Wellness Wins Campaign is a Perfect Fit for RDNs and NDTRs

Peppers harvested from the school garden at Manchester School (K-4) in Windham, Maine.

If you work in school nutrition, you know all about the USDA requirement for local wellness policies. If you have school-aged children or grandchildren, you may have reviewed your district’s wellness policy or served on a wellness committee or council. Even if you have never thought about your community’s school wellness policies, it’s time to take a closer look.  Here is why I believe that every Academy member — from student to retired — should be involved in school wellness.

Jeanne Reilly, DTR, SNS, has been the director of school nutrition at Windham-Raymond RSU 14, in Maine, for nine years. The RSU 14 District Wellness Policy has had a positive effect on her work every school day during that time. “We were fortunate to have an RD, Stephanie Joyce, who is now a national nutrition advisor for the Alliance for a Healthier Generation, as our school health coordinator,” Jeanne says. “She brought real expertise to the table, which helped us develop and implement a strong, positive local wellness policy. It promotes the five aspects of wellness — mental, physical, social, emotional and spiritual — to our students, staff and communities.” The district wellness committee is such an integral part of school life that it has its own Facebook page: RSU 14 Wellness for All.

Since RSU 14 is a small district with only six schools, there is one wellness team with members from each school and every department in the district, as well as students and community members. Active participation by the team has helped Jeanne make Windham-Raymond a national leader in school nutrition and wellness. RSU 14 is known for its creative nutrition education, farm-to-school meals, school gardens and culinary clubs for kids, all supported by an on-staff district chef. Since their wellness policy says that no outside food is allowed in school, everyone is more creative with non-food celebrations like a fun run with the principal, and special events such as pizza parties are often catered by foodservices as a reimbursable lunch. “There is almost no drama or pushback on our wellness policy,” Jeanne notes. “The wellness team advocates for the policy in the community and provides regular updates and education for staff and students. Our school administration is completely supportive of the policy and provides ongoing support for developing a culture of wellness.”

RSU 14 meets all the requirements for Local School Wellness Policies updated in the 2010 Healthy Hungry-Free Kids Act. Not every district is fortunate to have an award-winning wellness champion like Jeanne Reilly, and few districts have paid school health staff positions. This is where the RDN and NDTR members of the Academy of Nutrition and Dietetics can get involved and help school districts update and strengthen their local wellness policies.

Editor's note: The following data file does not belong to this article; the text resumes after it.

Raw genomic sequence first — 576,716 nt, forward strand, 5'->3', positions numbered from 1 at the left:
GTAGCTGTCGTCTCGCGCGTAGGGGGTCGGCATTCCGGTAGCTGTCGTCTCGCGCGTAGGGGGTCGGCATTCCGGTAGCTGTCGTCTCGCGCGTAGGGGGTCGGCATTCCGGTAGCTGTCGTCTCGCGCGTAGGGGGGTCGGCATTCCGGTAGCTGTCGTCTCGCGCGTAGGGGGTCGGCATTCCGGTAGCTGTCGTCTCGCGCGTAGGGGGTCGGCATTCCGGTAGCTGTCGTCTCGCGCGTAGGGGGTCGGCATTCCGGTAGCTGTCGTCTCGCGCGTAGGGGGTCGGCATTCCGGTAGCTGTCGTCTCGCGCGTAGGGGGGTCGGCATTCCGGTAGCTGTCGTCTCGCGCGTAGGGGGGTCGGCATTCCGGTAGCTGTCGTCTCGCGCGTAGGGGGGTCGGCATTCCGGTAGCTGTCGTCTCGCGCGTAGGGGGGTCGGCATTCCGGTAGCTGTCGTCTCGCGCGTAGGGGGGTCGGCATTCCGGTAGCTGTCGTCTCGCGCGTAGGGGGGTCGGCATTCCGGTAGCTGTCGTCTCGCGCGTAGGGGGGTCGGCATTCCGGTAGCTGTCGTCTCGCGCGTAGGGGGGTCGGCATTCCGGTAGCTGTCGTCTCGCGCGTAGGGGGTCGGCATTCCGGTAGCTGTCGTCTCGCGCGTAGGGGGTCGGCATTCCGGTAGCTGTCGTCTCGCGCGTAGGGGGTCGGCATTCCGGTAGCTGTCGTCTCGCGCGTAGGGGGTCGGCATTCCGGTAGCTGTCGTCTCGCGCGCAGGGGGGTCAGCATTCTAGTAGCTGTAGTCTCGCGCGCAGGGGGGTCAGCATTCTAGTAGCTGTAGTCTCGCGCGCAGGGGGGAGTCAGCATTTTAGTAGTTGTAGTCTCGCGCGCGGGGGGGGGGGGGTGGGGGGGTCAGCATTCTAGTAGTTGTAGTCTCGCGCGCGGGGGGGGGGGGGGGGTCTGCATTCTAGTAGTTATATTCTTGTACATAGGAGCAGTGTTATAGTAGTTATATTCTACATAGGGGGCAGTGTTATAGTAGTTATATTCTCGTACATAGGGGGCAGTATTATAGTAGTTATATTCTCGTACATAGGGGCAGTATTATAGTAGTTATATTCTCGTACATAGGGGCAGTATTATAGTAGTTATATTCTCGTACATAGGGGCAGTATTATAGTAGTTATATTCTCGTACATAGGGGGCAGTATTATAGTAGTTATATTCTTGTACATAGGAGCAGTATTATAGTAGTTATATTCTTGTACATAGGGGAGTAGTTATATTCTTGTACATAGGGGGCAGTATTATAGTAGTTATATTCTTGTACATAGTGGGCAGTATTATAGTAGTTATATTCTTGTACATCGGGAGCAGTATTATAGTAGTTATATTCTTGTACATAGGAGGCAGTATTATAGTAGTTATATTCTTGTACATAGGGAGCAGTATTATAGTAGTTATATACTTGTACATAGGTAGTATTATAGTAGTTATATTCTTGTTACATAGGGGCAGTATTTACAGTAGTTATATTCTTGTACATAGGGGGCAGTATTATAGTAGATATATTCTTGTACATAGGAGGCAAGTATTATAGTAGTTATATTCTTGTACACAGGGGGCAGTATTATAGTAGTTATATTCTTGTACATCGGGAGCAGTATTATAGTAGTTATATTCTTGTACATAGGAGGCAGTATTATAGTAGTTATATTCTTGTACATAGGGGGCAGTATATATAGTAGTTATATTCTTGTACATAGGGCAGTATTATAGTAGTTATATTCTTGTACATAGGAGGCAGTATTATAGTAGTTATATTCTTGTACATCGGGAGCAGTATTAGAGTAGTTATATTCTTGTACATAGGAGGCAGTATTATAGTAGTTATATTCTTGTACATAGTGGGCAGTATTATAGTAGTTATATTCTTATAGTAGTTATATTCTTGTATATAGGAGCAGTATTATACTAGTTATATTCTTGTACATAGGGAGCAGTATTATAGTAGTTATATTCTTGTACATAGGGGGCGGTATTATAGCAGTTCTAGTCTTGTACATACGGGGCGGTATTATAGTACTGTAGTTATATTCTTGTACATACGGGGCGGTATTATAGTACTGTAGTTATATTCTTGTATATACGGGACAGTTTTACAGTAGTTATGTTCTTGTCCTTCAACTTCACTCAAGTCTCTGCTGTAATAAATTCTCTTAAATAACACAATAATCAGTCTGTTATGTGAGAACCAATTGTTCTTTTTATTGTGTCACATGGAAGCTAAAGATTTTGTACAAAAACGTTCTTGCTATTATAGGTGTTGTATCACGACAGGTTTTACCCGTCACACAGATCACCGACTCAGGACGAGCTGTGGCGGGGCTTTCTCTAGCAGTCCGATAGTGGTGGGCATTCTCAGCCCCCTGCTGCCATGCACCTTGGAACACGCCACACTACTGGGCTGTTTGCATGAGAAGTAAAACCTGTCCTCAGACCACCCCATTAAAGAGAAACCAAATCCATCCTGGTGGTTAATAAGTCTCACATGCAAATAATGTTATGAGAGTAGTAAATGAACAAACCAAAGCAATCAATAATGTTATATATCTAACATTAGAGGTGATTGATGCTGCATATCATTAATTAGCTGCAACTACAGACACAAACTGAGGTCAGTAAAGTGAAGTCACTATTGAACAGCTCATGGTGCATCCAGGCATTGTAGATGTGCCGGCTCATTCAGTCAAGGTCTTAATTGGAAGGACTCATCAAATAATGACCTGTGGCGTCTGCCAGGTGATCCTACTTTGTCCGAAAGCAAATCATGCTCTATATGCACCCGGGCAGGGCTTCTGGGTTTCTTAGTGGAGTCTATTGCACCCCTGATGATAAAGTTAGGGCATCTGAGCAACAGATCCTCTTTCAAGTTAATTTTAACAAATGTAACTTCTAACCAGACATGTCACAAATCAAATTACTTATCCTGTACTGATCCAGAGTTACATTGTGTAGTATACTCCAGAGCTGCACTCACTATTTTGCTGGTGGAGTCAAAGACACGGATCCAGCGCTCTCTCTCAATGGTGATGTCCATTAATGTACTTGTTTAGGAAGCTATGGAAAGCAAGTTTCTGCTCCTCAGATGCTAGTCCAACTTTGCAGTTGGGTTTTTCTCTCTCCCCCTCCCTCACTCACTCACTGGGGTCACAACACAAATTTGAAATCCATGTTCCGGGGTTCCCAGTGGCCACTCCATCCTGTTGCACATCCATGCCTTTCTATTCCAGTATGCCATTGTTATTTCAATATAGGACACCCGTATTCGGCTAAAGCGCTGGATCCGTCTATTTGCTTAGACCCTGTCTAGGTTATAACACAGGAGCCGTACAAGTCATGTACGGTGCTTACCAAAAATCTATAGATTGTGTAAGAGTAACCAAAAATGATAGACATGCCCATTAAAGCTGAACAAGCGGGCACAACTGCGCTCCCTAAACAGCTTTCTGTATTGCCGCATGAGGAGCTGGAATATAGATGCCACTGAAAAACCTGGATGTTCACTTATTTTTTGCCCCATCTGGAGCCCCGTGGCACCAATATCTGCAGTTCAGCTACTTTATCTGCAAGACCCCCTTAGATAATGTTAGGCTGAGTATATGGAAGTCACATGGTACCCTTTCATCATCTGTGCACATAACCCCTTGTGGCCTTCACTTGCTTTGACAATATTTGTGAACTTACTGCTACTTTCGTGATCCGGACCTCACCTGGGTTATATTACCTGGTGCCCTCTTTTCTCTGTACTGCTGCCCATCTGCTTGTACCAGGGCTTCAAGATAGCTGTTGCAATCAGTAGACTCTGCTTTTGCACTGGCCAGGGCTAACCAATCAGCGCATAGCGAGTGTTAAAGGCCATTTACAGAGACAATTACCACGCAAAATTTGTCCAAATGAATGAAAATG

#WellnessWins, which launched April 17 with the Academy of Nutrition and Dietetics as a partner, is a “digital marketing campaign that celebrates district wellness success and inspires everyone to create healthier school environments for students through strong wellness policies.” #WellnessWins offers several ways that parents can engage with school districts to support wellness policies, including:

  • Joining a wellness council or committee
  • Being part of parent organizations like PTAs and PTOs that can take an active role in supporting wellness programs
  • Sending healthy snacks to school with their children that are consistent with school policies
  • Sharing positive feedback with cafeteria staff, principals or teachers that are prioritizing student health
  • Using traditional or social media to urge support for healthy policies in all schools

As you get involved in school wellness you may also find these resources useful:

School Nutrition Services Dietetic Practice Group has more than 1,200 members working in school districts, federal and state agencies, business and industry, and colleges and universities.

Healthy Schools. It’s A Team Effort. This toolkit was developed with content experts from the School Nutrition Services DPG and is designed to educate school and community stakeholders about the importance of healthy eating and physical activity for academic success.

USDA Team Nutrition, Local School Wellness Policies are an important tool for parents, local educational agencies and school districts in promoting student wellness, preventing and reducing childhood obesity, and providing assurance that school meal nutrition guidelines meet the minimum federal standards.

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Dayle Hayes
Dayle Hayes, MS, RD, is the creator of School Meals That Rock. From her home base in Montana, she offers consulting services and inspired presentations to school nutrition professionals, agricultural commodity groups and companies across the USA. You can read her blog, School Meals That Rock.